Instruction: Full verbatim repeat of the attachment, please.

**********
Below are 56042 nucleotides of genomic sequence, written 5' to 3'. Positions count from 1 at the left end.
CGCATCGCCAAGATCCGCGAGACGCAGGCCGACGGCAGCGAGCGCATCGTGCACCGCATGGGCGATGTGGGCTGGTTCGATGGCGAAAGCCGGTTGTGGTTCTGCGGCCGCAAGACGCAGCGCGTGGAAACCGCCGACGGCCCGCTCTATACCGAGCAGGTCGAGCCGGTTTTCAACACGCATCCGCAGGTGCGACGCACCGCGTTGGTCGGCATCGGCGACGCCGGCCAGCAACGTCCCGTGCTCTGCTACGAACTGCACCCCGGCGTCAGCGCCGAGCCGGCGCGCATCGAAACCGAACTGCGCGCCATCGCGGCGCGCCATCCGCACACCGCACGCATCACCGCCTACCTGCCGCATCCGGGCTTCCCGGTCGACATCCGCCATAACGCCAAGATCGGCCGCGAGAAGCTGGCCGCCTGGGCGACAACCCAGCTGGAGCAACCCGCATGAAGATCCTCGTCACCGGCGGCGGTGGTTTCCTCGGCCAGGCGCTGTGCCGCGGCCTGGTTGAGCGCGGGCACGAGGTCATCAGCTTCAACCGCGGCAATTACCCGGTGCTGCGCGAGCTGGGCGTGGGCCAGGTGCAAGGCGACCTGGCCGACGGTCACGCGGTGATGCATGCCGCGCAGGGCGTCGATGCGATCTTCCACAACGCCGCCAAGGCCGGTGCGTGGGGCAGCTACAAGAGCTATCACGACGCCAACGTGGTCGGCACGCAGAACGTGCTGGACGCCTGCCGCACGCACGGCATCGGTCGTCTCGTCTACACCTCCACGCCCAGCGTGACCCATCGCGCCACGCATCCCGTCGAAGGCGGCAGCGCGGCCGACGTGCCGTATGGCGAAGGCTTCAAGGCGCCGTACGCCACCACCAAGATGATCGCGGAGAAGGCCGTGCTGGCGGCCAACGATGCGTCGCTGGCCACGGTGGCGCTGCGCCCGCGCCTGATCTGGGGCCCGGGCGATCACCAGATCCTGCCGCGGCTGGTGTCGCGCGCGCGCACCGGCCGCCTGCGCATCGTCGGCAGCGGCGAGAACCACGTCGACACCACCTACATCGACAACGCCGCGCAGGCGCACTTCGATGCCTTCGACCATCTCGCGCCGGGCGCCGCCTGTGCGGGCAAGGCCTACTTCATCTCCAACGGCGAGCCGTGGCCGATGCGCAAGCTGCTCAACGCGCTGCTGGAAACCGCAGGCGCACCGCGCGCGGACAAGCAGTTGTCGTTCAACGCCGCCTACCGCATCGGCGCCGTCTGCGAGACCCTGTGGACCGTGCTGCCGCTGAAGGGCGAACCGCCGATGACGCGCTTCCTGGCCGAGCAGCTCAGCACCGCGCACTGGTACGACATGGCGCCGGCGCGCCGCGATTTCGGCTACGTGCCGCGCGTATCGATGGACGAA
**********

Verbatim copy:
Below are 56042 nucleotides of genomic sequence, written 5' to 3'. Positions count from 1 at the left end.
CGCATCGCCAAGATCCGCGAGACGCAGGCCGACGGCAGCGAGCGCATCGTGCACCGCATGGGCGATGTGGGCTGGTTCGATGGCGAAAGCCGGTTGTGGTTCTGCGGCCGCAAGACGCAGCGCGTGGAAACCGCCGACGGCCCGCTCTATACCGAGCAGGTCGAGCCGGTTTTCAACACGCATCCGCAGGTGCGACGCACCGCGTTGGTCGGCATCGGCGACGCCGGCCAGCAACGTCCCGTGCTCTGCTACGAACTGCACCCCGGCGTCAGCGCCGAGCCGGCGCGCATCGAAACCGAACTGCGCGCCATCGCGGCGCGCCATCCGCACACCGCACGCATCACCGCCTACCTGCCGCATCCGGGCTTCCCGGTCGACATCCGCCATAACGCCAAGATCGGCCGCGAGAAGCTGGCCGCCTGGGCGACAACCCAGCTGGAGCAACCCGCATGAAGATCCTCGTCACCGGCGGCGGTGGTTTCCTCGGCCAGGCGCTGTGCCGCGGCCTGGTTGAGCGCGGGCACGAGGTCATCAGCTTCAACCGCGGCAATTACCCGGTGCTGCGCGAGCTGGGCGTGGGCCAGGTGCAAGGCGACCTGGCCGACGGTCACGCGGTGATGCATGCCGCGCAGGGCGTCGATGCGATCTTCCACAACGCCGCCAAGGCCGGTGCGTGGGGCAGCTACAAGAGCTATCACGACGCCAACGTGGTCGGCACGCAGAACGTGCTGGACGCCTGCCGCACGCACGGCATCGGTCGTCTCGTCTACACCTCCACGCCCAGCGTGACCCATCGCGCCACGCATCCCGTCGAAGGCGGCAGCGCGGCCGACGTGCCGTATGGCGAAGGCTTCAAGGCGCCGTACGCCACCACCAAGATGATCGCGGAGAAGGCCGTGCTGGCGGCCAACGATGCGTCGCTGGCCACGGTGGCGCTGCGCCCGCGCCTGATCTGGGGCCCGGGCGATCACCAGATCCTGCCGCGGCTGGTGTCGCGCGCGCGCACCGGCCGCCTGCGCATCGTCGGCAGCGGCGAGAACCACGTCGACACCACCTACATCGACAACGCCGCGCAGGCGCACTTCGATGCCTTCGACCATCTCGCGCCGGGCGCCGCCTGTGCGGGCAAGGCCTACTTCATCTCCAACGGCGAGCCGTGGCCGATGCGCAAGCTGCTCAACGCGCTGCTGGAAACCGCAGGCGCACCGCGCGCGGACAAGCAGTTGTCGTTCAACGCCGCCTACCGCATCGGCGCCGTCTGCGAGACCCTGTGGACCGTGCTGCCGCTGAAGGGCGAACCGCCGATGACGCGCTTCCTGGCCGAGCAGCTCAGCACCGCGCACTGGTACGACATGGCGCCGGCGCGCCGCGATTTCGGCTACGTGCCGCGCGTATCGATGGACGAA